In March Treasury Secretary Timothy Geithner delivered a pointed warning to European finance ministers against tough new regulations for hedge funds and private equity funds. Gordon Brown, the British prime minister, strongly echoed Geithner. The complaints are both framed in free-trade terminology—as if the Continent were trying to exclude inexpensive, high-quality British and American steel.

Bear in mind that the financial terrorists who blew up the global economy little more than a year ago were mostly American and British financial institutions. European banks helped out too, but they joined the party late, and often got stuck with most of the losses. Since the eventual taxpayer tab may run to $10 trillion or more, a tough regulatory response should hardly surprise.

What’s disheartening is the blatancy of Geithner and Brown’s shilling for favored constituents. Most hedge funds and private equity funds are American or British, so their governments leap to do their bidding. What if President Felipe Calderón complained of America’s hostile attitude toward Mexican drug cartels?

It’s worth reminding ourselves what the financial crisis was about. In 2001, then–Federal Reserve Chairman Alan Greenspan joined President George W. Bush in a campaign for federal tax cuts, disproportionately tilted toward the very wealthy. Then in the wake of the 2001–02 recession, Greenspan drove interest rates down to their lowest levels ever, and kept them there, to make it easier for banks to lend.

Both those measures put huge new pots of free cash in the hands of the very rich. Real investment—in things like new machinery or new roads—stayed pretty flat, however. Instead the money flowed into financial instruments, and especially into hedge funds and private equity funds, which claimed to earn much higher returns than those available to hoi polloi.

Private equity funds used to make money by buying underperforming companies or other distressed assets and actually fixing them. It was hard work and often financially risky. But with all the free cash floating around in the 2000s, you could dispense with the grungy “fixing” part. It was easier to just pile up debt and take the money home.

Consider a once-thriving European cell-phone company, TIM Hellas, that was snapped up in 2005 by two private equity funds, one British, one American. The buyout price was €1.7 billion. The funds put up €450 million of their own money, and borrowed the rest on Hellas’s books. So on day one, Hellas had gone from cash-rich to debt-poor, and its healthy profits had turned to losses. The next year, the company floated another €1.9 billion in debt, €1.5 billion of which was paid directly to the fund partners. For their efforts in self-enrichment, moreover, the funds charge the company yet another €2 million in annual fees. In other words, Hellas has been looted, and is now in danger of folding. Although the funds call themselves “investors,” they are really malignant parasites, feeding on hosts until they die.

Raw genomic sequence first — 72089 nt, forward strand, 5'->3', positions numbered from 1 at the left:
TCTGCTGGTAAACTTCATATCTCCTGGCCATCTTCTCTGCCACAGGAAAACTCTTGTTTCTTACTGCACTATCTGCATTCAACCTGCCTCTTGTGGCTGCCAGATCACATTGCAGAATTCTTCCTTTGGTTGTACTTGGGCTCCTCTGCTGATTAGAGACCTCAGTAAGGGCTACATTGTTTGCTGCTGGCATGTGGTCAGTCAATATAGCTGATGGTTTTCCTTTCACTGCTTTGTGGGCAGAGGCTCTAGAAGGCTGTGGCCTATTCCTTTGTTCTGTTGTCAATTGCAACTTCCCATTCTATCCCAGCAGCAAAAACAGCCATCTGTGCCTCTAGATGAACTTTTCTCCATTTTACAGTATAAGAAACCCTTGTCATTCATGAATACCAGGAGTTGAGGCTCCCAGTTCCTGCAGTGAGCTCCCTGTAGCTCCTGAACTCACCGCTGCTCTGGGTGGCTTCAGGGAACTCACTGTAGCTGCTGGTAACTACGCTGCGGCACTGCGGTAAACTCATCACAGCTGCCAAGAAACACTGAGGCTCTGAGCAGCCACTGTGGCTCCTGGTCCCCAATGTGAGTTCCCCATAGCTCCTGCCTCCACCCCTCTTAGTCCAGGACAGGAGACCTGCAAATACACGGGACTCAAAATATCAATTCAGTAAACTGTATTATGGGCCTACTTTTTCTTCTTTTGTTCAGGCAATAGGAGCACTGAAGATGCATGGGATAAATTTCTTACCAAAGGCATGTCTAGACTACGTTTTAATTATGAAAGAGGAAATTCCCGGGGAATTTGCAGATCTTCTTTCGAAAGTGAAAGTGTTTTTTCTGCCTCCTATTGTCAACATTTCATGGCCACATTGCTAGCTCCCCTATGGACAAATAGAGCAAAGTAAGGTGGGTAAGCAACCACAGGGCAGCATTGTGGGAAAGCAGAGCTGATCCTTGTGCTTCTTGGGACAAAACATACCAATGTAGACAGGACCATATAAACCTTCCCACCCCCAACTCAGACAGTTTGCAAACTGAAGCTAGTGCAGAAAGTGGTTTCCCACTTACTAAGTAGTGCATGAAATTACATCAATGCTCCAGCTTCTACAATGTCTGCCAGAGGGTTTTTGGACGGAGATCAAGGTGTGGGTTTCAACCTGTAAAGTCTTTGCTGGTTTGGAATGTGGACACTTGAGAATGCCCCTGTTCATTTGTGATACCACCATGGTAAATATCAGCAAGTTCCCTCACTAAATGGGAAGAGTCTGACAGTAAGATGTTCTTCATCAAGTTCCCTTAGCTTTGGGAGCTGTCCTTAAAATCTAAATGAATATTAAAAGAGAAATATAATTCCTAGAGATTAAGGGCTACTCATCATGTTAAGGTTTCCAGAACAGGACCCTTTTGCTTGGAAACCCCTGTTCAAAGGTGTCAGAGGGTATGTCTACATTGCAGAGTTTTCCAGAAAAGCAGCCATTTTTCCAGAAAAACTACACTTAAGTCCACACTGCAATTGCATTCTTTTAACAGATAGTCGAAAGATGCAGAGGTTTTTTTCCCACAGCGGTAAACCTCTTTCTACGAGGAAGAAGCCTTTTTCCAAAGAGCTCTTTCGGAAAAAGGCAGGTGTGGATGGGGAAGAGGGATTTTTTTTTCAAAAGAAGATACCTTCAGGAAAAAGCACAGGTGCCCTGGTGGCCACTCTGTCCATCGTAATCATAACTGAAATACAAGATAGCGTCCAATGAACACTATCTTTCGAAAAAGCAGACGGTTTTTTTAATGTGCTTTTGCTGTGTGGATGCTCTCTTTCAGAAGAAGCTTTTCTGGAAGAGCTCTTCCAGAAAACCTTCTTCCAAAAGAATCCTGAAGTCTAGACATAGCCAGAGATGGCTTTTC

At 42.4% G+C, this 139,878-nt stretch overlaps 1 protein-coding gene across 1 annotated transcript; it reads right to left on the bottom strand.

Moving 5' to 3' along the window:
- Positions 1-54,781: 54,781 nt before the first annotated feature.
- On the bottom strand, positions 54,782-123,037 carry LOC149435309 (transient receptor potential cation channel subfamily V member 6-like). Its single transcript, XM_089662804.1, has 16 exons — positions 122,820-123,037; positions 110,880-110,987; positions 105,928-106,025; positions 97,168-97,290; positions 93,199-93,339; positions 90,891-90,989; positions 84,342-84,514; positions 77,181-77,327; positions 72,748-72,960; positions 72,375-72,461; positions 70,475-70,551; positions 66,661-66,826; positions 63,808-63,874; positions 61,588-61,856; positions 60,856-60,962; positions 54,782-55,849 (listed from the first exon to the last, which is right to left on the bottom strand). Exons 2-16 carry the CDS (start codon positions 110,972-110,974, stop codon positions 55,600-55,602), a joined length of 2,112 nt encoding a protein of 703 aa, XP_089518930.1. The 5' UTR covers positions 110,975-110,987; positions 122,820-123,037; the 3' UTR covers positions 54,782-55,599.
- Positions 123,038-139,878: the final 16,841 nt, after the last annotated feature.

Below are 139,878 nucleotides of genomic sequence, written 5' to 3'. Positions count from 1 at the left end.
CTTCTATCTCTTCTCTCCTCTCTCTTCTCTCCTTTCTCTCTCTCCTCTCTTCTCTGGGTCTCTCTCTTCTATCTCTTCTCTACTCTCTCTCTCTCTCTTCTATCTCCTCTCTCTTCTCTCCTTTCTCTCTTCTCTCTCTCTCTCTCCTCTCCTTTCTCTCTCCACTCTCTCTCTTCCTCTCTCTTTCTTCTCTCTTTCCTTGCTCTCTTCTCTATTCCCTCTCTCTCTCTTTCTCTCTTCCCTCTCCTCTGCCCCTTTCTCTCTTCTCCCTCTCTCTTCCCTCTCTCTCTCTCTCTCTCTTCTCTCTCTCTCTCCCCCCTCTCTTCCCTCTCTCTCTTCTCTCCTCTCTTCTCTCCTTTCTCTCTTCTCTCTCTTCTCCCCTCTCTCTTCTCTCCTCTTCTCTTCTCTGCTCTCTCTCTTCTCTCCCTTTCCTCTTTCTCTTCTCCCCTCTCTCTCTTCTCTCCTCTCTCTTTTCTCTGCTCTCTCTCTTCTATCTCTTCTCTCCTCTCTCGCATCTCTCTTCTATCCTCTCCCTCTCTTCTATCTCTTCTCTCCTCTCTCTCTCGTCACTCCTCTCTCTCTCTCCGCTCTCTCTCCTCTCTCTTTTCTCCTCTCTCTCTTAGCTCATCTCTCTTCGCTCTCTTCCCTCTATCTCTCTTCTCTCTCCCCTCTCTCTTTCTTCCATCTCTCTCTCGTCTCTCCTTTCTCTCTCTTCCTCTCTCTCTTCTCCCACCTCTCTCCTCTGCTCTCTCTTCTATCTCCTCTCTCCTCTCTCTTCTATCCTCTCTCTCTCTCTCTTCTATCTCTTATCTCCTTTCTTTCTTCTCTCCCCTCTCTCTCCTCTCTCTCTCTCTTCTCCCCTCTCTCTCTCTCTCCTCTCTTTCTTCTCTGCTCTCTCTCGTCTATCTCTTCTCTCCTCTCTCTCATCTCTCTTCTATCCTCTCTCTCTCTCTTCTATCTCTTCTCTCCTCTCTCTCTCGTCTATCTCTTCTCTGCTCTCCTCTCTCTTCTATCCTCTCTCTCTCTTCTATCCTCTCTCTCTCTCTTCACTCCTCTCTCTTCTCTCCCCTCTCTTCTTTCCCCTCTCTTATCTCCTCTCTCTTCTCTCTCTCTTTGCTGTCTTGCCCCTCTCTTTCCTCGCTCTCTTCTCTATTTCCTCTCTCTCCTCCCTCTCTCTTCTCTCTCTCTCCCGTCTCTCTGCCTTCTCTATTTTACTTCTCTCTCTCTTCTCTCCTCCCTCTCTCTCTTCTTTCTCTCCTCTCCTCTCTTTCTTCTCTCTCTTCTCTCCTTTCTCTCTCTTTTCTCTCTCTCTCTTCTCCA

There is no single category of hedge funds, but many were deeply implicated in buying and distributing the complex financial instruments like CDOs (don’t ask) that let banks spray toxic subprime mortgages, or auto loans, or consumer debt throughout the land, then collect the poison in pretty boxes and gift-wrap it with AAA ratings. Unsuspecting “sophisticated” investors, like Danish school boards and Mississippi pension funds, happily snapped up the pretty boxes. And the savings so diligently gathered for worker pensions or school textbooks were siphoned away into the pockets of distant bank and hedge-fund executives.

In other words, the financial system in the last decade was a machine for redistributing wealth upward. It worked well, too: in both England and America, from 2002 through 2006, nearly three-quarters of all income growth went to the top 1 percent of earners.

Working folks were blinded by the easy availability of money for big houses, big cars, and electronic toys from China. But like the employees of Hellas, they’ve discovered that the rich took all the cash, leaving only mountains of debt behind. And now they’re losing their jobs besides.

When the Obama administration came into office, the rallying cry about the financial meltdown was “Never again!” On their face, the European proposals seem targeted at exactly the destructive, highly leveraged deal-making that was such an important cog in the 2000s klepto-machine. Indeed, the fact that bankers hate it so much suggests that the Europeans are on to something promising. So it’s sad and shocking to see the highest officers of the land meekly take their places in the bankers’ chorus.

Charles R. Morris’s most recent book is The Rabble of Dead Money, a history of the Great Depression (PublicAffairs).

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Published in the 2010-04-23 issue: View Contents
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